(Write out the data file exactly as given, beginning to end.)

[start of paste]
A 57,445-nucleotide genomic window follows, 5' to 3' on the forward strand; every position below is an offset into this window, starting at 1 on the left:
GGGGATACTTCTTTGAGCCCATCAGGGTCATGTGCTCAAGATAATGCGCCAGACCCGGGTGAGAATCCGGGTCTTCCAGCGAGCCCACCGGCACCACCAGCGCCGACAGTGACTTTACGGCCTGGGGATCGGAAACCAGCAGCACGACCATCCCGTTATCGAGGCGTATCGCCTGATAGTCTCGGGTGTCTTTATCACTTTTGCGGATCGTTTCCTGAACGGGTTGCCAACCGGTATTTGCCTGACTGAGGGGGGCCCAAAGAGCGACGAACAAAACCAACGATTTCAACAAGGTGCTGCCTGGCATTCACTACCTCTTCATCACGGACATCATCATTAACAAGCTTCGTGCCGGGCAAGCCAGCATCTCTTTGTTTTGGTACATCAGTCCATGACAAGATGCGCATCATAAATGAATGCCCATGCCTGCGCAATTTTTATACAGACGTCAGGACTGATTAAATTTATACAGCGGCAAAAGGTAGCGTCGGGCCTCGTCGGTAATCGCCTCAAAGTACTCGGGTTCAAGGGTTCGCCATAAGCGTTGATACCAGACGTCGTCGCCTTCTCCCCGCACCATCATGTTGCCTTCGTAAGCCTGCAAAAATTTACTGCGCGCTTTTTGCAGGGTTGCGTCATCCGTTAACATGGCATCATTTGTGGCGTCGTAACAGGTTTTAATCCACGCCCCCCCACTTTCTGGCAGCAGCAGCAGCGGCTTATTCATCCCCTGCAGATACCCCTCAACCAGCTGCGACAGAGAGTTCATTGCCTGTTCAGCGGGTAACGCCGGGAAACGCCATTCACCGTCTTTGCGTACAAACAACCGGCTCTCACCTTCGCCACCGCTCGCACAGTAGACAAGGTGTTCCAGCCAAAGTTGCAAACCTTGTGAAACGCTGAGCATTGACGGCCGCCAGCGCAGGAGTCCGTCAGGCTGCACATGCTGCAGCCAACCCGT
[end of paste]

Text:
A 57,445-nucleotide genomic window follows, 5' to 3' on the forward strand; every position below is an offset into this window, starting at 1 on the left:
GGGGATACTTCTTTGAGCCCATCAGGGTCATGTGCTCAAGATAATGCGCCAGACCCGGGTGAGAATCCGGGTCTTCCAGCGAGCCCACCGGCACCACCAGCGCCGACAGTGACTTTACGGCCTGGGGATCGGAAACCAGCAGCACGACCATCCCGTTATCGAGGCGTATCGCCTGATAGTCTCGGGTGTCTTTATCACTTTTGCGGATCGTTTCCTGAACGGGTTGCCAACCGGTATTTGCCTGACTGAGGGGGGCCCAAAGAGCGACGAACAAAACCAACGATTTCAACAAGGTGCTGCCTGGCATTCACTACCTCTTCATCACGGACATCATCATTAACAAGCTTCGTGCCGGGCAAGCCAGCATCTCTTTGTTTTGGTACATCAGTCCATGACAAGATGCGCATCATAAATGAATGCCCATGCCTGCGCAATTTTTATACAGACGTCAGGACTGATTAAATTTATACAGCGGCAAAAGGTAGCGTCGGGCCTCGTCGGTAATCGCCTCAAAGTACTCGGGTTCAAGGGTTCGCCATAAGCGTTGATACCAGACGTCGTCGCCTTCTCCCCGCACCATCATGTTGCCTTCGTAAGCCTGCAAAAATTTACTGCGCGCTTTTTGCAGGGTTGCGTCATCCGTTAACATGGCATCATTTGTGGCGTCGTAACAGGTTTTAATCCACGCCCCCCCACTTTCTGGCAGCAGCAGCAGCGGCTTATTCATCCCCTGCAGATACCCCTCAACCAGCTGCGACAGAGAGTTCATTGCCTGTTCAGCGGGTAACGCCGGGAAACGCCATTCACCGTCTTTGCGTACAAACAACCGGCTCTCACCTTCGCCACCGCTCGCACAGTAGACAAGGTGTTCCAGCCAAAGTTGCAAACCTTGTGAAACGCTGAGCATTGACGGCCGCCAGCGCAGGAGTCCGTCAGGCTGCACATGCTGCAGCCAACCCGT